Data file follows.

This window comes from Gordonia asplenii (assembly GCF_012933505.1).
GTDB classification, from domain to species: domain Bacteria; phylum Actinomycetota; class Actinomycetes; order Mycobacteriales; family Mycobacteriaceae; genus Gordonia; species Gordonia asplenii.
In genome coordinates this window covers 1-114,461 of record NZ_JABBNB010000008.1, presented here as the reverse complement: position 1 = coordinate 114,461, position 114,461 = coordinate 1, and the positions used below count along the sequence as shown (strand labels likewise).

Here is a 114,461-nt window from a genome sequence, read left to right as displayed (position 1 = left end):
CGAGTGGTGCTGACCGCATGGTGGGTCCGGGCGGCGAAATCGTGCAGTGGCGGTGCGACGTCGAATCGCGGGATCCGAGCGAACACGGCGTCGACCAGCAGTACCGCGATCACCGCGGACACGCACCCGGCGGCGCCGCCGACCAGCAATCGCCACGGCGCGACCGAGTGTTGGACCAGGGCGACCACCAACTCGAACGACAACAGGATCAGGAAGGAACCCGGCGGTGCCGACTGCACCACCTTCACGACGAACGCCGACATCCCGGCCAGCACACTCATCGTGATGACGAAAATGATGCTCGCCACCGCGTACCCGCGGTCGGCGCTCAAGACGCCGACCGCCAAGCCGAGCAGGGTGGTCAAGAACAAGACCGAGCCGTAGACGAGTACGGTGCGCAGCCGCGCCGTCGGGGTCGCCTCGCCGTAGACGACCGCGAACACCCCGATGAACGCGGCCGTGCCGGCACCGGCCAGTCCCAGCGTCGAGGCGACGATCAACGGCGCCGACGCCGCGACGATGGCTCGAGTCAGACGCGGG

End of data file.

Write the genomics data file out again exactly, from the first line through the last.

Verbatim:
This window comes from Gordonia asplenii (assembly GCF_012933505.1).
GTDB classification, from domain to species: domain Bacteria; phylum Actinomycetota; class Actinomycetes; order Mycobacteriales; family Mycobacteriaceae; genus Gordonia; species Gordonia asplenii.
In genome coordinates this window covers 1-114,461 of record NZ_JABBNB010000008.1, presented here as the reverse complement: position 1 = coordinate 114,461, position 114,461 = coordinate 1, and the positions used below count along the sequence as shown (strand labels likewise).

Here is a 114,461-nt window from a genome sequence, read left to right as displayed (position 1 = left end):
CGAGTGGTGCTGACCGCATGGTGGGTCCGGGCGGCGAAATCGTGCAGTGGCGGTGCGACGTCGAATCGCGGGATCCGAGCGAACACGGCGTCGACCAGCAGTACCGCGATCACCGCGGACACGCACCCGGCGGCGCCGCCGACCAGCAATCGCCACGGCGCGACCGAGTGTTGGACCAGGGCGACCACCAACTCGAACGACAACAGGATCAGGAAGGAACCCGGCGGTGCCGACTGCACCACCTTCACGACGAACGCCGACATCCCGGCCAGCACACTCATCGTGATGACGAAAATGATGCTCGCCACCGCGTACCCGCGGTCGGCGCTCAAGACGCCGACCGCCAAGCCGAGCAGGGTGGTCAAGAACAAGACCGAGCCGTAGACGAGTACGGTGCGCAGCCGCGCCGTCGGGGTCGCCTCGCCGTAGACGACCGCGAACACCCCGATGAACGCGGCCGTGCCGGCACCGGCCAGTCCCAGCGTCGAGGCGACGATCAACGGCGCCGACGCCGCGACGATGGCTCGAGTCAGACGCGGG